RIP Michel Rocard

Michel Rocard is dead. It will be a long time before any political figure appears, in France
or anywhere else, that has his rigorous intellect, his ethical position, or his clarity of vision.

890635-michel-rocard-psu
Michel Rocard, socialist militant in 1971. Source: Agence France Presse

He saw the need for France to disengage from its colonial holdings well before anyone else.

He was a true believer in the possibility of government by the voice of the people, with social justice – in short, a social democrat in the true sense of the term, not the way it’s been mangled by ideologues of all sort.

He was a true lover of Europe – a Europe of federated nations, working collectively for the common good – not just economically, but politically and socially as well. Not managed by technocrats, but by European citizens who felt themselves to be European citizens.

He saw, back in 2014, that the UK had done a lot of damage to the EU and needed to get out – about which more in my next post.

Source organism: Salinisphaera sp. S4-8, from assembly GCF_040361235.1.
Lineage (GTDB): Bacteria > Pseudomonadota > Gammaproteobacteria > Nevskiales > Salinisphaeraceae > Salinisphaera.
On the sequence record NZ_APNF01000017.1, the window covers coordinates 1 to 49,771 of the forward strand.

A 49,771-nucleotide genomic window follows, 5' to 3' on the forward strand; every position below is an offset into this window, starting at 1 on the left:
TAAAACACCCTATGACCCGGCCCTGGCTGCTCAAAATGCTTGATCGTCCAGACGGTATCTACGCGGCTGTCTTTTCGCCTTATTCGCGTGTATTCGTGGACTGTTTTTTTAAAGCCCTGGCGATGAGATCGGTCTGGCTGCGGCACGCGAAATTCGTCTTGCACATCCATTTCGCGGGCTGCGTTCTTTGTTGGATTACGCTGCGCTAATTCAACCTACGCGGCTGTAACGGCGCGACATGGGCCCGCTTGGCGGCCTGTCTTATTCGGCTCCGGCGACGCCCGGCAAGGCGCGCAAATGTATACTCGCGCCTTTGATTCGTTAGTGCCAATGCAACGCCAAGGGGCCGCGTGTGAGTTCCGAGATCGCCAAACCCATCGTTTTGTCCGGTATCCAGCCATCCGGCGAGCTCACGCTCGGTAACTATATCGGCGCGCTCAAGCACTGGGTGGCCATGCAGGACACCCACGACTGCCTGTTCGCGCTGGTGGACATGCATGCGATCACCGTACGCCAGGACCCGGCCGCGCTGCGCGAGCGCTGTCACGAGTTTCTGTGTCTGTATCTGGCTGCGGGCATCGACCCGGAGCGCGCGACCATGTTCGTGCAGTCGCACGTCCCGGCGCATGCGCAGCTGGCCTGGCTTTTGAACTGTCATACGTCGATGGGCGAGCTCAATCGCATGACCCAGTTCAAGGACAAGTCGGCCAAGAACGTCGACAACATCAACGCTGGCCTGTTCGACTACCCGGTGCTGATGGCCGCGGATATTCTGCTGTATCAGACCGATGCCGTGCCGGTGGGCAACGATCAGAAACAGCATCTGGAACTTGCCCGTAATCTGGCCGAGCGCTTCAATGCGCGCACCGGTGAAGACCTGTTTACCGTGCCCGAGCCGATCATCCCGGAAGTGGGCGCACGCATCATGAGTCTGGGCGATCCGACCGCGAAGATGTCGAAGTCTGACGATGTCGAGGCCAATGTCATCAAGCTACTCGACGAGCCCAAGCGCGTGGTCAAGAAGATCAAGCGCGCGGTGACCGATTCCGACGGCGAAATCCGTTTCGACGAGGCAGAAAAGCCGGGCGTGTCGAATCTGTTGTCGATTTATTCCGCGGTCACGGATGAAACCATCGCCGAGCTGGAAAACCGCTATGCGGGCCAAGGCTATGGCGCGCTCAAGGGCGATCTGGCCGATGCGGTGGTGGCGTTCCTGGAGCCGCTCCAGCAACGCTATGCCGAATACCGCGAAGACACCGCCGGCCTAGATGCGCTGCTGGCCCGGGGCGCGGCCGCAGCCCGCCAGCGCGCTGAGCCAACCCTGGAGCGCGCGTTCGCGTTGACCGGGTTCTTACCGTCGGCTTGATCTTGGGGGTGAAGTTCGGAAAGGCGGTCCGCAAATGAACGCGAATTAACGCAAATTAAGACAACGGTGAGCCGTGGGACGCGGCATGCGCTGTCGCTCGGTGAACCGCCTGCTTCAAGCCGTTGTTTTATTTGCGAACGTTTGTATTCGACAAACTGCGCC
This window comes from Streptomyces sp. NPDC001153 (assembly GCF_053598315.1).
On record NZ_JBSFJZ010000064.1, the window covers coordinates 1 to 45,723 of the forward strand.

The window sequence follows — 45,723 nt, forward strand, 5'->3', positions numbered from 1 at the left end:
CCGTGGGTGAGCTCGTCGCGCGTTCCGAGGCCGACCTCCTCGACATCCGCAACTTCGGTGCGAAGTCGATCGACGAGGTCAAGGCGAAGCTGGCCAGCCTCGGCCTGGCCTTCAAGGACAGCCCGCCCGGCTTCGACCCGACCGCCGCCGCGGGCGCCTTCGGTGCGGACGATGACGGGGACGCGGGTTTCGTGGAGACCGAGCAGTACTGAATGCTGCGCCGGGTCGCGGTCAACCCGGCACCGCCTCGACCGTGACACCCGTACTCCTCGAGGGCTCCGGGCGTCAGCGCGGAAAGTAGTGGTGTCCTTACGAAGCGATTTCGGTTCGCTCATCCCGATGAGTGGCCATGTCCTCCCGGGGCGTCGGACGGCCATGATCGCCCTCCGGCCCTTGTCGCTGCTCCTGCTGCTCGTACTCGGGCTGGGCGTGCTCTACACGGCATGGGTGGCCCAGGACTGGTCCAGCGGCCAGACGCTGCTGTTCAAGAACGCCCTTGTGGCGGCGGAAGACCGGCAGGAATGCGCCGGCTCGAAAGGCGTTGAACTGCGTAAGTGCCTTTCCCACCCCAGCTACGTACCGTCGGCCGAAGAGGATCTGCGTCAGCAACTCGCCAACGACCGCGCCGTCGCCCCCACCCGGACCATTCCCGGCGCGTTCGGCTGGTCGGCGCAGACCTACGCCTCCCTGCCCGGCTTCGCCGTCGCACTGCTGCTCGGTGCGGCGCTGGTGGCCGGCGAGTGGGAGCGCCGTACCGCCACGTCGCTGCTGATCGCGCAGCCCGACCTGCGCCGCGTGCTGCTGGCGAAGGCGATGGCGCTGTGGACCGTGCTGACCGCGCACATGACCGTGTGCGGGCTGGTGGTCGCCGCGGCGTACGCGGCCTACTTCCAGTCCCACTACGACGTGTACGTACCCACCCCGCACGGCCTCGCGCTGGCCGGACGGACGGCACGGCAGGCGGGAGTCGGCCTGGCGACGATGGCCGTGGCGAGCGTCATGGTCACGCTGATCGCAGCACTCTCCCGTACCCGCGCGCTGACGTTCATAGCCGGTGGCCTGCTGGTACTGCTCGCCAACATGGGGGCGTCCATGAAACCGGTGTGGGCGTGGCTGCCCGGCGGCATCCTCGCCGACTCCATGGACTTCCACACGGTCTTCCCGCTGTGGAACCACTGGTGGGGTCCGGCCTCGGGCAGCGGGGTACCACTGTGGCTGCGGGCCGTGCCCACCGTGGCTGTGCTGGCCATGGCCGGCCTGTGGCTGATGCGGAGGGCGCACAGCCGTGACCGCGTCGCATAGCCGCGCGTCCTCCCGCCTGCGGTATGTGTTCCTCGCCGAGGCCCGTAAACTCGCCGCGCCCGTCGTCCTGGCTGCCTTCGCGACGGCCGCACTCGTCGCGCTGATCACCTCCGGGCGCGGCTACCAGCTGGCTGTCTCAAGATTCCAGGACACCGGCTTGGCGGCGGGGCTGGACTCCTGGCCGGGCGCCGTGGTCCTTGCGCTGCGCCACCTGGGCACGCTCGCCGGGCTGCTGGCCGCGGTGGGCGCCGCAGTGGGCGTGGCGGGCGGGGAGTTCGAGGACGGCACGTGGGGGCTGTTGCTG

He was a staunch defender of open source software.

As prime minister, he passed the minimum revenue allocation for all French residents.

He believed that good decision making requires reflection, that you have to take the time to accomplish that.

He believed you need to be practical, and deal with reality as it is, in order to make life better, without losing an idealistic vision of how that might be.

He shall be sorely missed, even by people who don’t even know his name.

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The Morning After: Brexit of Champions

How poor communication and The Big Lie affected the referendum in the UK to leave the European Union

Well, well, here we are, cleaning up the mess after the UK has voted to leave the European Union. It was quite a party, the hooligans were out among the lambs, detritus was thrown and left on the ground, hangovers were rampant, and come the mourning after, everyone had to get a grip on in order to keep down their Weetabix.